AGT arrives on West Coast

AGT Food and Ingredients has put in place the missing piece in its bulk grain supply chain.

The company has signed a 20-year terminal services agreement with Fibreco Export Inc. at the Port of Vancouver. Financial terms of the deal were not disclosed.

AGT will soon be able to source pulses and durum from farms in central Saskatchewan, transport them on its short-line railways to Canadian National Railway’s main line and ship them through the Fibreco terminal to its processing plants in places like Turkey.

Fibreco moves wood chips and wood pellets through its existing terminal in North Vancouver. As part of the AGT deal, the company has agreed to build an agri-products export terminal at the site.

It is adding 43,000 tonnes of dry bulk storage, enhancing its rail capacity to receive full unit trains, putting in a new ship loader and expanding its ship berth so it can load Panamax vessels.

AGT will have first rights to the terminal’s new grain handling capacity.

President Murad Al-Katib said getting tidewater access on the West Coast is the perfect complement to the company’s recently acquired rail assets and will help grow the business.

“This deal has the potential for us to triple the size of our Canadian business,” he said.

“It’s all about logistical control.”

Mark Hemmes, president of Quorum Corp., which is Canada’s grain monitor, said any additional grain handling capacity on the West Coast will help Canada better serve customers in Asia.

“That’s where our markets are going to be, so anything that adds to that has to be a positive thing,” he said.

Hemmes said Fibreco has been looking for ways to diversify its product mix and recently started shipping canola meal pellets. He believes moving grain and pulses is the logical next step for the experienced shipper.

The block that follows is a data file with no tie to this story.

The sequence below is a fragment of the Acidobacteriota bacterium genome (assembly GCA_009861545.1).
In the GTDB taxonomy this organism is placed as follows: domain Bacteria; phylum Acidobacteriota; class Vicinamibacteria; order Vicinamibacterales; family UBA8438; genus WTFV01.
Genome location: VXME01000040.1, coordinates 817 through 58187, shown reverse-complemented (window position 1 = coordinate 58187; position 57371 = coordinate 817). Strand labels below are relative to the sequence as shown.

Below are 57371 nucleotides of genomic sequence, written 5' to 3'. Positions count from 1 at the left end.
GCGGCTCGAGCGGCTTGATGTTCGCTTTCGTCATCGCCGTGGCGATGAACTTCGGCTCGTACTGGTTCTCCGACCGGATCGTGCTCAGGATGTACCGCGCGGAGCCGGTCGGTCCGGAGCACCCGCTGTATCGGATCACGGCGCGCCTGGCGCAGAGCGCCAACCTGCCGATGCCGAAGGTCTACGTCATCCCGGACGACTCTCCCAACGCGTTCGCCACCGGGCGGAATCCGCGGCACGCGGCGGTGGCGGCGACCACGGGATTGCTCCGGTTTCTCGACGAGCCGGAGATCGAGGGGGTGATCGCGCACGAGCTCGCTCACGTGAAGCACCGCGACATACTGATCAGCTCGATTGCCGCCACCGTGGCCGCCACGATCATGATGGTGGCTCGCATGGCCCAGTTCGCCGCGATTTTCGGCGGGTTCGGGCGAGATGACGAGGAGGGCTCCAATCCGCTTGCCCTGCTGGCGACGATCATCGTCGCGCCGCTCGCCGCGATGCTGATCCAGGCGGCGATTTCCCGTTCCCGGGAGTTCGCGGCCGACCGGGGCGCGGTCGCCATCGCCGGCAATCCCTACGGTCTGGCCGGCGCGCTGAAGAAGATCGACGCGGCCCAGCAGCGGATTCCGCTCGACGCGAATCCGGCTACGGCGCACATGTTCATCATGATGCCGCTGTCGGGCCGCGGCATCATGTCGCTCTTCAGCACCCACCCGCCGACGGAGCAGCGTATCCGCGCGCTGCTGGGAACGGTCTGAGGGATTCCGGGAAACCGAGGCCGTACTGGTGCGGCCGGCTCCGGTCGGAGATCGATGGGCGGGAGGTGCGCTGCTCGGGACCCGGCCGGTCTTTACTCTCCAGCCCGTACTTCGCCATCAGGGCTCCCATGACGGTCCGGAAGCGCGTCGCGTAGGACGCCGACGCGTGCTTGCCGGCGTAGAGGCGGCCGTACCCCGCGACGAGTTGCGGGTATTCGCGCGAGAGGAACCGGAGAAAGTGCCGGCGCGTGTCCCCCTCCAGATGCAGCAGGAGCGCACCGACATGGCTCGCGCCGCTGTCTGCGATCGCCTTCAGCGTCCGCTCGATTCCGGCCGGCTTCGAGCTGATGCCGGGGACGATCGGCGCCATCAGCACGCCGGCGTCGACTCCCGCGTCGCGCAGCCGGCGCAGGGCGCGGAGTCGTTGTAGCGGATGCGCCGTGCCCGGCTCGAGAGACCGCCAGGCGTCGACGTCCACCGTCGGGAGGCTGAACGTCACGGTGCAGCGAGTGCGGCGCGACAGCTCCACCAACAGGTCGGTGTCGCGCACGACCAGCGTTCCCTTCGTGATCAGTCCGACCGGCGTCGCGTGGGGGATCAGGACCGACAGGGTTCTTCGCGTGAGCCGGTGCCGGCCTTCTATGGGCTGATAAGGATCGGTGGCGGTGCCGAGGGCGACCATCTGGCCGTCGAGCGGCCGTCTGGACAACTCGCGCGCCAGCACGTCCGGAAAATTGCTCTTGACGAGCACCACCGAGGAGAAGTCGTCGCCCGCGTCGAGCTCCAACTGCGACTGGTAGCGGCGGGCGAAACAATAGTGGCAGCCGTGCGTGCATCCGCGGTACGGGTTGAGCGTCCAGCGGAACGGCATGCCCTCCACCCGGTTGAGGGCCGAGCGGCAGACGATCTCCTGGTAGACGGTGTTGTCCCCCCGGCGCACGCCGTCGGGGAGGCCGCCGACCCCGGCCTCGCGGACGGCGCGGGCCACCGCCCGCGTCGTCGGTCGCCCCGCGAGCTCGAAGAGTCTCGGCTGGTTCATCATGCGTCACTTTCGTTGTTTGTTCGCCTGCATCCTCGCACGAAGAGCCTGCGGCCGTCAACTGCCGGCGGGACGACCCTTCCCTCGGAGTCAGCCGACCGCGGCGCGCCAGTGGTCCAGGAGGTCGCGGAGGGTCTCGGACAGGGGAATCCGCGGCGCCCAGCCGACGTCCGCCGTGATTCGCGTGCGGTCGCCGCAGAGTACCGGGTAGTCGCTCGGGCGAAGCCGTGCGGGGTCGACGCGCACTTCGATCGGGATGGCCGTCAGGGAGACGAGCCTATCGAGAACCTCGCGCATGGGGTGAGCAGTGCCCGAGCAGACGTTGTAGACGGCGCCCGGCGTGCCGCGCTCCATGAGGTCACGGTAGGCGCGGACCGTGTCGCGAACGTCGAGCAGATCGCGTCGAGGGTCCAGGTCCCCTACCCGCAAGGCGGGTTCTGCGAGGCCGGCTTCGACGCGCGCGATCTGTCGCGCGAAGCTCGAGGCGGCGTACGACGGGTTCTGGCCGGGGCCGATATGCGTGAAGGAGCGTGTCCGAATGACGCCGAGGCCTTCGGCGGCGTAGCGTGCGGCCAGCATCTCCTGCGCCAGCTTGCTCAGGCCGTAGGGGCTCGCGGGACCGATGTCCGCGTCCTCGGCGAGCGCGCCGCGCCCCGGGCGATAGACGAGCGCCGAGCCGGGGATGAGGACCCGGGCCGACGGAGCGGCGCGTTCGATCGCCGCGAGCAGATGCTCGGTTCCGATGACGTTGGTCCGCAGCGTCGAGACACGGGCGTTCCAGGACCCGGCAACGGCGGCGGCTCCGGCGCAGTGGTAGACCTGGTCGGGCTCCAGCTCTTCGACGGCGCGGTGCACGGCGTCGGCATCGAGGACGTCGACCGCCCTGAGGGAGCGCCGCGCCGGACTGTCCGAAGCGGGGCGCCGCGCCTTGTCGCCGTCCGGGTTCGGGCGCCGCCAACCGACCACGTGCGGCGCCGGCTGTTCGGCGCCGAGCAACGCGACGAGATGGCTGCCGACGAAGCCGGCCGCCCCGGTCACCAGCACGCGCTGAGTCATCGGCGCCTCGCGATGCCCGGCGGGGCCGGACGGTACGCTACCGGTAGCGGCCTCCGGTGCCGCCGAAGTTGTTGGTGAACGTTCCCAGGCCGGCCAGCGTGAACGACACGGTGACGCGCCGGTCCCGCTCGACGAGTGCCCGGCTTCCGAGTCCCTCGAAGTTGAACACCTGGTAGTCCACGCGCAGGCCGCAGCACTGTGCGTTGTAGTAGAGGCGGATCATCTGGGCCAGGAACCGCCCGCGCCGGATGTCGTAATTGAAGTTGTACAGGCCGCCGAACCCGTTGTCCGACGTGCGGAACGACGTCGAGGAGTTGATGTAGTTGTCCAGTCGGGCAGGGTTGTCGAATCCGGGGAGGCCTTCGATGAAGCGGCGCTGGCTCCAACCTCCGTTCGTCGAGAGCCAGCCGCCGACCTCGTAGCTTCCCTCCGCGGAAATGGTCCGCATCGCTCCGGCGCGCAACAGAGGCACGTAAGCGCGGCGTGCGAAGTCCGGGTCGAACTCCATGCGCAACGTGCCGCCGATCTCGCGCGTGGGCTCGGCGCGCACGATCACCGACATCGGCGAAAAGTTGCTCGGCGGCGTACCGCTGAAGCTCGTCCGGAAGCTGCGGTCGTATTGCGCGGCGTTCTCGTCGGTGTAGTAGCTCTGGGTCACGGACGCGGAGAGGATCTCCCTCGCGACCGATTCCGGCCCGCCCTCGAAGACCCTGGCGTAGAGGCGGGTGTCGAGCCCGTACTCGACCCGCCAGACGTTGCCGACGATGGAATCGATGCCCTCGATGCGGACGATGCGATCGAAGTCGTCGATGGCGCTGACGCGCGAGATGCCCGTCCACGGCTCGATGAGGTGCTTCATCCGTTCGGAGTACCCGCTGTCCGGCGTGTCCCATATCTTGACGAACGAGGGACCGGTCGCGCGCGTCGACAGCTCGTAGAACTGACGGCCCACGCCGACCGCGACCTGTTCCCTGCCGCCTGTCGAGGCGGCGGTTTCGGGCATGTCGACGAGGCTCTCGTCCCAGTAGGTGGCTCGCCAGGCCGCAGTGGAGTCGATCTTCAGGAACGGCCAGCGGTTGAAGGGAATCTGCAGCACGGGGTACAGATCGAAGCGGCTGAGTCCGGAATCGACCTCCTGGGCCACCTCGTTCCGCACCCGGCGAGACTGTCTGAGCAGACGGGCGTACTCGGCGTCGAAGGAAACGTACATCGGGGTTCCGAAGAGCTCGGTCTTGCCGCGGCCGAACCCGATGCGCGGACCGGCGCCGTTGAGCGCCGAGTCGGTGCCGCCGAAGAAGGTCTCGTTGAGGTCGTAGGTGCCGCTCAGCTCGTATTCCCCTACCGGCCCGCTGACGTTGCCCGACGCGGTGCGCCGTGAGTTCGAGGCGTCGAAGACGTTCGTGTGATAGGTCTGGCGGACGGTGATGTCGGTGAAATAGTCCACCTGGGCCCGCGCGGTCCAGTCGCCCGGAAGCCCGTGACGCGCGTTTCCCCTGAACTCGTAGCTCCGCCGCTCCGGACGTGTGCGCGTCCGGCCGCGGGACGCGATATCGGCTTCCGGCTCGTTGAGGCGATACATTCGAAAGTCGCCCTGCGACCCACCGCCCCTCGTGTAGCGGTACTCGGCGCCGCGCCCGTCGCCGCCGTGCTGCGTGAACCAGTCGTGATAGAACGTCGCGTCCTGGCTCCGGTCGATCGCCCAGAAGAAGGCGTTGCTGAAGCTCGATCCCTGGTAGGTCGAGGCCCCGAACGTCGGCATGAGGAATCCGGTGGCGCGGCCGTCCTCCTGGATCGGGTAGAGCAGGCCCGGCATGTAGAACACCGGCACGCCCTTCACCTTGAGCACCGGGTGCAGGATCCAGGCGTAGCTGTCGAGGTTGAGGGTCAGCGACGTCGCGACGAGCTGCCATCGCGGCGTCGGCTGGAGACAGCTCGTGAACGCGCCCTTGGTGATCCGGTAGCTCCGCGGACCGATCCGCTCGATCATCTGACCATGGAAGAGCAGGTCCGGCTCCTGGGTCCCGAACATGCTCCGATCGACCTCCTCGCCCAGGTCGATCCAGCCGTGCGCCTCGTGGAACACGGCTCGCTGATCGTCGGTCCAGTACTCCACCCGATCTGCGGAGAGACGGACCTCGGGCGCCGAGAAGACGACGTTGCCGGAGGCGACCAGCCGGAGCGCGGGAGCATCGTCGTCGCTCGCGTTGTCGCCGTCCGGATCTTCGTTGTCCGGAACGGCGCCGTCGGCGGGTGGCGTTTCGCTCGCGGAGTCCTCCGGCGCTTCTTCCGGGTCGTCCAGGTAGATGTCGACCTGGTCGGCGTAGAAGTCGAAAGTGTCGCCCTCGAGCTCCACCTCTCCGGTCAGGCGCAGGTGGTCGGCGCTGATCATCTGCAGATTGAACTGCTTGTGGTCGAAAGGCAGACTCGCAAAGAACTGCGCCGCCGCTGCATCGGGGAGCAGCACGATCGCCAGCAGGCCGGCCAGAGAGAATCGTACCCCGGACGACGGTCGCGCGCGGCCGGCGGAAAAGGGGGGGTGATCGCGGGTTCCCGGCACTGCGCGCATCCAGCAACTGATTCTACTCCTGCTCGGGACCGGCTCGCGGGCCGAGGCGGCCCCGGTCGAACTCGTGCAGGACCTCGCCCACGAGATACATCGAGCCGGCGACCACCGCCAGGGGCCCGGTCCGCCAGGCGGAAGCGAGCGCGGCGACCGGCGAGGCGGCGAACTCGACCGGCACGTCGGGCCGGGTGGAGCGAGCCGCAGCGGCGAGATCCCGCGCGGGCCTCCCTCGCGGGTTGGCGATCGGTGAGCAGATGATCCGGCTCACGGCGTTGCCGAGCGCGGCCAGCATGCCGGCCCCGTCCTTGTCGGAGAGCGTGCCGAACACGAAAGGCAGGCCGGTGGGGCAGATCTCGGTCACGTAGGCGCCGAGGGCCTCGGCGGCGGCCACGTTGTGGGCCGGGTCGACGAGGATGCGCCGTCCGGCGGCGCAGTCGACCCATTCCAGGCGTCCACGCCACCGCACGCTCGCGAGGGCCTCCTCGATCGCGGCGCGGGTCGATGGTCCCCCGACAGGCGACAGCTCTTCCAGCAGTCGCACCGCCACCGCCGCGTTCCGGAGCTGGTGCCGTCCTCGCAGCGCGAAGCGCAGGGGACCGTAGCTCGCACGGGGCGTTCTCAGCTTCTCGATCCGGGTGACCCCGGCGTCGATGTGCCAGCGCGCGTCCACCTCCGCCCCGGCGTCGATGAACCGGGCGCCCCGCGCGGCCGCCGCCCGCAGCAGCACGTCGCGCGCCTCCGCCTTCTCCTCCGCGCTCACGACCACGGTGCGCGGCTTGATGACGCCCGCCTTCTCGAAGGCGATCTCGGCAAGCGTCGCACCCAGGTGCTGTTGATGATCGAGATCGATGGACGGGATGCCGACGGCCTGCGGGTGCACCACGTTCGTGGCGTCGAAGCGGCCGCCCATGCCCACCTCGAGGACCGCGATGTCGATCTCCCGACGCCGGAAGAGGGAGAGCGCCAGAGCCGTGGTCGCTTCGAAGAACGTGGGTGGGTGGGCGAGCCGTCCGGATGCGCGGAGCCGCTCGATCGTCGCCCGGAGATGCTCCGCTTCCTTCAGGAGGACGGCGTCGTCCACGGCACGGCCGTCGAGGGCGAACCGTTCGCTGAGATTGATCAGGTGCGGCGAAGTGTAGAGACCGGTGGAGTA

“It’s not like they’re starting from scratch,” he said.

“They know how to load boats. They know how to handle product. The rail tracks are there.”

The only downside of the project is that the north shore is a tough place to get to, and this will add to the rail congestion.

“It’s not a show-stopper or anything like that. It’s just something that (CN) is going to have to figure out,” said Hemmes.

AGT owns two short-line railways in central and west-central Saskatchewan: Last Mountain Railway, which runs from Regina to Davidson, and Big Sky Rail, which goes from Delisle to Eatonia with branches running to Kyle and Beachy.

It also owns a handful of producer car loading facilities that it acquired with the purchase of West Central Road and Rail.

AGT is building a rail consolidation centre in Delisle where rail cars from both short lines can be consolidated into unit trains, which will travel on CN’s main line to the Port of Vancouver.

“We made a big bet on rail, and the rail business wasn’t to own railways, it was to move grain,” said Al-Katib.

For the longest time AGT focused on moving grain by container and left the bulk business to the main-line companies, but these days half of its product is shipped in bulk through ports in Thunder Bay, Quebec City, Prince Rupert and Churchill when it was still open.

AGT will focus on shipping peas, lentils and durum in bulk, but it also plans to expand its offerings.

“You will start to see us active in CWRS and even canola,” said Al-Katib.

Construction of the new agri-products export terminal is expected to be complete in 2019. Fibreco anticipates shipping 500,000 tonnes of grain in the first full year of operation and gradually increasing to two million tonnes by year five.

The terminal will be able to land, unload and release a 112 car unit train in 24 hours. By the time the terminal is at full capacity, it will be loading 36 grain vessels a year. The average volume of cargo per vessel will more than double to 46,000 tonnes from 22,000 tonnes.

Partnering with Fibreco was deemed preferable to spending a “couple hundred million” dollars building a terminal from scratch and getting all the necessary land and permits to do that, said Al-Katib.

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